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Probabilistic reasoning is often attributed a temporal meaning, in which conditioning is regarded as a normative rule to compute future beliefs out of current beliefs and observations. However, the wellestablished ‘updating interpretation’ of conditioning is not concerned with beliefs that evolve in time, and in particular with future beliefs. On the other hand, a temporal justification of conditioning was proposed already by De Moivre and Bayes, by requiring that current and future beliefs be consistent. We reconsider the latter approach while dealing with a generalised version of the problem, using a behavioural theory of imprecise probability in the form of coherent lower previsions as well as of coherent sets of desirable gambles, and letting the possibility space be finite or infinite. We obtain that using conditioning is normative, in the imprecise case, only if one establishes future behavioural commitments at the same time of current beliefs. In this case it is also normative that present beliefs be conglomerable, which is a result that touches on a longterm controversy at the foundations of probability. In the remaining case, where one commits to some future behaviour after establishing present beliefs, we characterise the several possibilities to define consistent future assessments; this shows in particular that temporal consistency does not preclude changes of mind. And yet, our analysis does not support that rationality requires consistency in general, even though pursuing consistency makes sense and is useful, at least as a way to guide and evaluate the assessment process. These considerations narrow down in the special case of precise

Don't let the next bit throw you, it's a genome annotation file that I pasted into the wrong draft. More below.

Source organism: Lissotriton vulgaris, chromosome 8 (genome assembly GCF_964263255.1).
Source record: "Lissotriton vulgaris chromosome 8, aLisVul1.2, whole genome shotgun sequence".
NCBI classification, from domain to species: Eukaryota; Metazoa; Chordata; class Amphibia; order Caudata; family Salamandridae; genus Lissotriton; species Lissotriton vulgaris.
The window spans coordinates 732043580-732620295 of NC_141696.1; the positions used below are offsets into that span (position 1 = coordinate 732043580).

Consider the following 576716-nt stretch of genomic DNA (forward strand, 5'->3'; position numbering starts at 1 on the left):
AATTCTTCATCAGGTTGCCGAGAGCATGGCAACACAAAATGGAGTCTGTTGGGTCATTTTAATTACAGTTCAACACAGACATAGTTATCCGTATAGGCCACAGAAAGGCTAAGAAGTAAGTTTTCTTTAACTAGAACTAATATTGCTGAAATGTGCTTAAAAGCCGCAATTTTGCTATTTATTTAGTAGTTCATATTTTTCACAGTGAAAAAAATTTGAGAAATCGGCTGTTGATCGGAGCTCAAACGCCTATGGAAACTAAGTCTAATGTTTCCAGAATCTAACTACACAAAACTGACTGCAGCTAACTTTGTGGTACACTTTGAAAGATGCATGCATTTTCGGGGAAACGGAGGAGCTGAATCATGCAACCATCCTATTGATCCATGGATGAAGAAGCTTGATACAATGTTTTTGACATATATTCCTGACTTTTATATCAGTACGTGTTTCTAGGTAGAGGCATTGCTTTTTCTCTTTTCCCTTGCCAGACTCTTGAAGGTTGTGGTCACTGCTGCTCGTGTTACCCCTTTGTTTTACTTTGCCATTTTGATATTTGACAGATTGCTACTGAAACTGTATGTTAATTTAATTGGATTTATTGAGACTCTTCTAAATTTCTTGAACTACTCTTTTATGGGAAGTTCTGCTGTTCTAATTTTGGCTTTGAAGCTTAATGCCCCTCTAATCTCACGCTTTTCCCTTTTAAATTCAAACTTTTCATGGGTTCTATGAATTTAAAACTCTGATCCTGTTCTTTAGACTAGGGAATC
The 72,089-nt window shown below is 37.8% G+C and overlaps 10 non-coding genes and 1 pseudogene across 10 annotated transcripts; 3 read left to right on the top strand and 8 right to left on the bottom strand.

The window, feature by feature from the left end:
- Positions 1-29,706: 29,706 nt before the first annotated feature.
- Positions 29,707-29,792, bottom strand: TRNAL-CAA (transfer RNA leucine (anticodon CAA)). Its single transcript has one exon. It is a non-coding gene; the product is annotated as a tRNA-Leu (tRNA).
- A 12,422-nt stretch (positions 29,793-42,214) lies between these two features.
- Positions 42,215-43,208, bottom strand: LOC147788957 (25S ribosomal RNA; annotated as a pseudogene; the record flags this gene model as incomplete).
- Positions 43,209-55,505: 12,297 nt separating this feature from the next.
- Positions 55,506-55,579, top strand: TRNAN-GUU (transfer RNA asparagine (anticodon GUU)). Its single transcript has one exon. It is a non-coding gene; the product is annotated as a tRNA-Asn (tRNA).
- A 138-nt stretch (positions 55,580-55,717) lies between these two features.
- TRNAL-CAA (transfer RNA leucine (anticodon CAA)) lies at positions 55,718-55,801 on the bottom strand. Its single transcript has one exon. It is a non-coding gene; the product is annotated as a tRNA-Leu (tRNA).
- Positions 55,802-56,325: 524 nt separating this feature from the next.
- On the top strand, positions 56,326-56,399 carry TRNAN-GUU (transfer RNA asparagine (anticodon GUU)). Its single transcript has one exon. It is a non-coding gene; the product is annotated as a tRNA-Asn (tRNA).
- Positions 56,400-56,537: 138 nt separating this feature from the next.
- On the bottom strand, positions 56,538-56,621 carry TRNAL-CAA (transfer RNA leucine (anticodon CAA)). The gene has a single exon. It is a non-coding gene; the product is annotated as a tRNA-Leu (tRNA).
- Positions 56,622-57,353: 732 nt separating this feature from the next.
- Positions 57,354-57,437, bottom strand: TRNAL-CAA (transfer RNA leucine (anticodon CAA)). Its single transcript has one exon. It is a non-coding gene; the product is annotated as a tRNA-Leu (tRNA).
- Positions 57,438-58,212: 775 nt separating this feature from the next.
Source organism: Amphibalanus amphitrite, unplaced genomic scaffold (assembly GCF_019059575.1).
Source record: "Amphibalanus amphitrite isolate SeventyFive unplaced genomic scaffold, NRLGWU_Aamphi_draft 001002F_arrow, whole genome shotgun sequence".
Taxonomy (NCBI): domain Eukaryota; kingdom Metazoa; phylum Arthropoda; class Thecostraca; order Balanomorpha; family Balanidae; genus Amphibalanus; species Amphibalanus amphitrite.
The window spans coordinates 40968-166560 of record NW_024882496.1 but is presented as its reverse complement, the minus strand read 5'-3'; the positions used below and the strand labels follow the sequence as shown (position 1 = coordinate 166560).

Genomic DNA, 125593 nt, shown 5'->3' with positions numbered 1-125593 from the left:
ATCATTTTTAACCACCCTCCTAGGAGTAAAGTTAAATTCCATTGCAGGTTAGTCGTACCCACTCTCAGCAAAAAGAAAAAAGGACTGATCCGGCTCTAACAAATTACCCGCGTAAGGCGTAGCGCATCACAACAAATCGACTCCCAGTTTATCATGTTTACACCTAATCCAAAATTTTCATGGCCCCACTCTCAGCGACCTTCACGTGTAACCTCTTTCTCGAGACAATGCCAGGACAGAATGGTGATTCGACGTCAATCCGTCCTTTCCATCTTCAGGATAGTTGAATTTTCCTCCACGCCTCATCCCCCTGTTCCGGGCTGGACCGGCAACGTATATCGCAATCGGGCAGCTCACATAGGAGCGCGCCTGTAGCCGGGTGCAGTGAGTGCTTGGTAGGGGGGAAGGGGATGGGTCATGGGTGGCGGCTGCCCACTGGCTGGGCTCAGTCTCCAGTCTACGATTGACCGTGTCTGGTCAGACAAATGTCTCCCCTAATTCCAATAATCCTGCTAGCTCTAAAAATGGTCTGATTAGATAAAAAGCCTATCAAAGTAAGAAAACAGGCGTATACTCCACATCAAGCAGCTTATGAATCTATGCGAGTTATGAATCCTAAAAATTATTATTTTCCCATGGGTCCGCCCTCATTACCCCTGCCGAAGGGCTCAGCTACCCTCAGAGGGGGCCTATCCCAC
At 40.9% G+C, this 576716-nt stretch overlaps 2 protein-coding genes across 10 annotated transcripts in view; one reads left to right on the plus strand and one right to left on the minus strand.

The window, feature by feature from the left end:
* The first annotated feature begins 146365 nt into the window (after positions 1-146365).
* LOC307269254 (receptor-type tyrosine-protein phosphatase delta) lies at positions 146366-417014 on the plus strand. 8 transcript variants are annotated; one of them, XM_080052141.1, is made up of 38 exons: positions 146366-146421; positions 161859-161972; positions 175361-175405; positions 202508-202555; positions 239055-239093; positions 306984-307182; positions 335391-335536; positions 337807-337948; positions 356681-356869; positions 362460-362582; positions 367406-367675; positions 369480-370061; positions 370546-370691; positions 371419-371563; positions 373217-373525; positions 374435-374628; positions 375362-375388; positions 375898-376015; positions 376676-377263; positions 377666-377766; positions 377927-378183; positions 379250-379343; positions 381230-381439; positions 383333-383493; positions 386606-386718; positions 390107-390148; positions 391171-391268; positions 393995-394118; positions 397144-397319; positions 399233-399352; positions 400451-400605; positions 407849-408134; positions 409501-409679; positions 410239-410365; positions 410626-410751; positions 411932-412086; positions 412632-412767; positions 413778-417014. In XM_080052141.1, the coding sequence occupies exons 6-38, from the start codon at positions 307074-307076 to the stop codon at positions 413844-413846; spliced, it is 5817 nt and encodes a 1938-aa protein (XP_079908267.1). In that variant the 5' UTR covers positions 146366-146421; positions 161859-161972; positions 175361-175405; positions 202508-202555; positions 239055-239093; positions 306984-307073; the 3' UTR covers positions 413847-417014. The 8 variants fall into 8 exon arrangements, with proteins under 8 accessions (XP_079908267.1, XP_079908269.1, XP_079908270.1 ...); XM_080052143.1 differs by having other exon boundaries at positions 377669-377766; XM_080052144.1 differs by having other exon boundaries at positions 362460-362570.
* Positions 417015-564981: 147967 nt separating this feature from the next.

Building knowledgebased systems by credal networks: a tutorial
 ADVANCES IN MATHEMATICS RESEARCH
, 2010